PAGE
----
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Ancient DNA Reveals Lack of Continuity between Neolithic Hunter-Gatherers

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Author Topic: Ancient DNA Reveals Lack of Continuity between Neolithic Hunter-Gatherers  (Read 49 times)
Carrie Bowman
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« on: November 04, 2009, 01:36:50 am »

Ancient DNA Reveals Lack of Continuity between Neolithic Hunter-Gatherers and Contemporary Scandinavians

Helena Malmström1, 2, M. Thomas P. Gilbert2, Mark G. Thomas3, Mikael Brandström4, Jan Storå5, Petra Molnar5, Pernille K. Andersen6, Christian Bendixen6, Gunilla Holmlund7, Anders Götherström1, 8, Go To Corresponding Author,   and Eske Willerslev2, 8, Go To Corresponding Author, 


1 Department of Evolutionary Biology, Uppsala University, SE-11863 Uppsala, Sweden
2 Centre for GeoGenetics, University of Copenhagen, DK-2100 Copenhagen, Denmark
3 Research Department of Genetics, Evolution and Environment, and the AHRC Centre for the Evolution of Cultural Diversity, University College London, Gower Street, London WC1E 6BT, UK
4 Department of Forest Mycology and Pathology, Swedish University of Agricultural Sciences, SE-10691 Uppsala, Sweden
5 Osteoarchaeological Research Laboratory, Stockholm University, Stockholm, Sweden
6 Department of Genetics and Biotechnology, Faculty of Agricultural Sciences, University of Aarhus, PO Box 50, DK-8830 Tjele, Denmark
7 National Board of Forensic Medicine, Department of Forensic Genetics and Forensic Toxicology, SE-58758 Linköping, Sweden
Corresponding author

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8 These authors contributed equally to the work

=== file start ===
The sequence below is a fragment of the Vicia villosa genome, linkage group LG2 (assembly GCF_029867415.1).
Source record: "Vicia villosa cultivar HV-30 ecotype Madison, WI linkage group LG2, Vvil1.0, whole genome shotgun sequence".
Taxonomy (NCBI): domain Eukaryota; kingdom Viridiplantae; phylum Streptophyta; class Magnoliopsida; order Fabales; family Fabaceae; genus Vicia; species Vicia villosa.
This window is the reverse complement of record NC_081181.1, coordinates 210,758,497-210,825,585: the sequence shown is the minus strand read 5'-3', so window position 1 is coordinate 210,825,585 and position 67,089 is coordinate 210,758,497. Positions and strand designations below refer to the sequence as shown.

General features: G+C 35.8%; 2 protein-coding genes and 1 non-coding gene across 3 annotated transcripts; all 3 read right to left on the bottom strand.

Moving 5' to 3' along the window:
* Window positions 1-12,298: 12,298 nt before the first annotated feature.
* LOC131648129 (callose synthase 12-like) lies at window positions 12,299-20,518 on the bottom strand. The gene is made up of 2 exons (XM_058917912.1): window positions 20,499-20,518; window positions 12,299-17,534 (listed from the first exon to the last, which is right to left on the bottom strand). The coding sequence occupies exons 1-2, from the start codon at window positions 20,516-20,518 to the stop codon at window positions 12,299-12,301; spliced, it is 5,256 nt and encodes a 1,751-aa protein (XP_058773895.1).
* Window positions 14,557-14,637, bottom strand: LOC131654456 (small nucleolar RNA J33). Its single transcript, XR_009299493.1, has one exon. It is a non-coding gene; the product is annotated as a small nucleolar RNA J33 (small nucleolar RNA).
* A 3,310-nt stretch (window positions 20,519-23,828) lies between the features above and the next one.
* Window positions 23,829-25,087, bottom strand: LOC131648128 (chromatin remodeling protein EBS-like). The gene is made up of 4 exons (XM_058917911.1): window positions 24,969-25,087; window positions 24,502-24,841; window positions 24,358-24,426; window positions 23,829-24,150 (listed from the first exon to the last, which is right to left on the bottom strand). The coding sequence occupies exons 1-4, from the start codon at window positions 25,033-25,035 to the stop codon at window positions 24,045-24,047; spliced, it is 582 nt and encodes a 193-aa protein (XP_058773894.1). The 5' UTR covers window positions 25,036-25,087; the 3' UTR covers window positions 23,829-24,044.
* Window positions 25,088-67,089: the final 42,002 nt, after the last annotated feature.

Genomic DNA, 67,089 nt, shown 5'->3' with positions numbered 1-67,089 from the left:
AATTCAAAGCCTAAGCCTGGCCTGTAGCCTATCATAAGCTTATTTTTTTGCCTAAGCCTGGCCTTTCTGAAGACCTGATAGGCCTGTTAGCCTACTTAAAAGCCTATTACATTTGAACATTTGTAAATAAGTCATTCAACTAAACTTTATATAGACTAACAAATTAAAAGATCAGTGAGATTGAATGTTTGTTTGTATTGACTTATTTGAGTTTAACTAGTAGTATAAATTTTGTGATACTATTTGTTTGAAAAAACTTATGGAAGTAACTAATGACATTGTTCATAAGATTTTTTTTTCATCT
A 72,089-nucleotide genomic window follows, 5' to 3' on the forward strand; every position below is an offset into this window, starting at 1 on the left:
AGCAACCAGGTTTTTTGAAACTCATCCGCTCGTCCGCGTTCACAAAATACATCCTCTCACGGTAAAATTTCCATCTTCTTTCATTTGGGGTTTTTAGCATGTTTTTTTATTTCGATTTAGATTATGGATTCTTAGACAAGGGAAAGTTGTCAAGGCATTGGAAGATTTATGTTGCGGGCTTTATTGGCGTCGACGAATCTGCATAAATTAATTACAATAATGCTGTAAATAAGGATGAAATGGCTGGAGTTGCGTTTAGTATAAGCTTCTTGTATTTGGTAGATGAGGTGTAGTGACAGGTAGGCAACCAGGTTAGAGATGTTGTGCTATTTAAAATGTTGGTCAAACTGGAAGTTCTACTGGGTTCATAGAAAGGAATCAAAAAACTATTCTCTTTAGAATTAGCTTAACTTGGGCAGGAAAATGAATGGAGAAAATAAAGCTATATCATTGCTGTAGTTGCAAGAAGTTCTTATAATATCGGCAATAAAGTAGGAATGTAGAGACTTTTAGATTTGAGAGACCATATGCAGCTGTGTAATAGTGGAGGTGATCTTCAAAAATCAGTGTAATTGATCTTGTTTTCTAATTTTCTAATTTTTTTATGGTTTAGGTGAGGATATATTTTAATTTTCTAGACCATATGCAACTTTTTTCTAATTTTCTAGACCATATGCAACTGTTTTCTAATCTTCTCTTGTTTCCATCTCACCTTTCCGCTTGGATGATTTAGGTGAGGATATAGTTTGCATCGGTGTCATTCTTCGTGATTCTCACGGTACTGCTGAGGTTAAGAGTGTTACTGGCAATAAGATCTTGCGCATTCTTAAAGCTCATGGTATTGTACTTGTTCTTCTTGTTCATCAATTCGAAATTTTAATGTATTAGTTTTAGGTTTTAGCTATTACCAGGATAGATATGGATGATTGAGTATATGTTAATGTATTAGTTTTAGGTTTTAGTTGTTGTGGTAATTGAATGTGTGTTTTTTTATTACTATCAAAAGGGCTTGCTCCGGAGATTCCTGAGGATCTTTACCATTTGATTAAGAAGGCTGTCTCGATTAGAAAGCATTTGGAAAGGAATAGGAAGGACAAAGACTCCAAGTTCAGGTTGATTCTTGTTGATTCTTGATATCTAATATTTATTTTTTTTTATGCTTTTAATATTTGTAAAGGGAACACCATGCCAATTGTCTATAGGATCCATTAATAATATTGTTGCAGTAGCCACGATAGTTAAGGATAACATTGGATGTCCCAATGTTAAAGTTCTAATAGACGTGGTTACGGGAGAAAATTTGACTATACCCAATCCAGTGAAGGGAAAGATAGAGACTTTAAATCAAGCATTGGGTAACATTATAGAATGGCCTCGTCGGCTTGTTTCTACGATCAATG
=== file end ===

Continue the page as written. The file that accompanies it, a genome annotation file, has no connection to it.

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Carrie Bowman
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« Reply #1 on: November 04, 2009, 01:39:10 am »

Summary

The driving force behind the transition from a foraging to a farming lifestyle in prehistoric Europe (Neolithization) has been debated for more than a century [1,2,3]. Of particular interest is whether population replacement or cultural exchange was responsible [3,4,5]. Scandinavia holds a unique place in this debate, for it maintained one of the last major hunter-gatherer complexes in Neolithic Europe, the Pitted Ware culture [6]. Intriguingly, these late hunter-gatherers existed in parallel to early farmers for more than a millennium before they vanished some 4,000 years ago [7,8]. The prolonged coexistence of the two cultures in Scandinavia has been cited as an argument against population replacement between the Mesolithic and the present [7,8]. Through analysis of DNA extracted from ancient Scandinavian human remains, we show that people of the Pitted Ware culture were not the direct ancestors of modern Scandinavians (including the Saami people of northern Scandinavia) but are more closely related to contemporary populations of the eastern Baltic region. Our findings support hypotheses arising from archaeological analyses that propose a Neolithic or post-Neolithic population replacement in Scandinavia [7]. Furthermore, our data are consistent with the view that the eastern Baltic represents a genetic refugia for some of the European hunter-gatherer populations.

http://www.cell.com/current-biology/abstract/S0960-9822%2809%2901694-7
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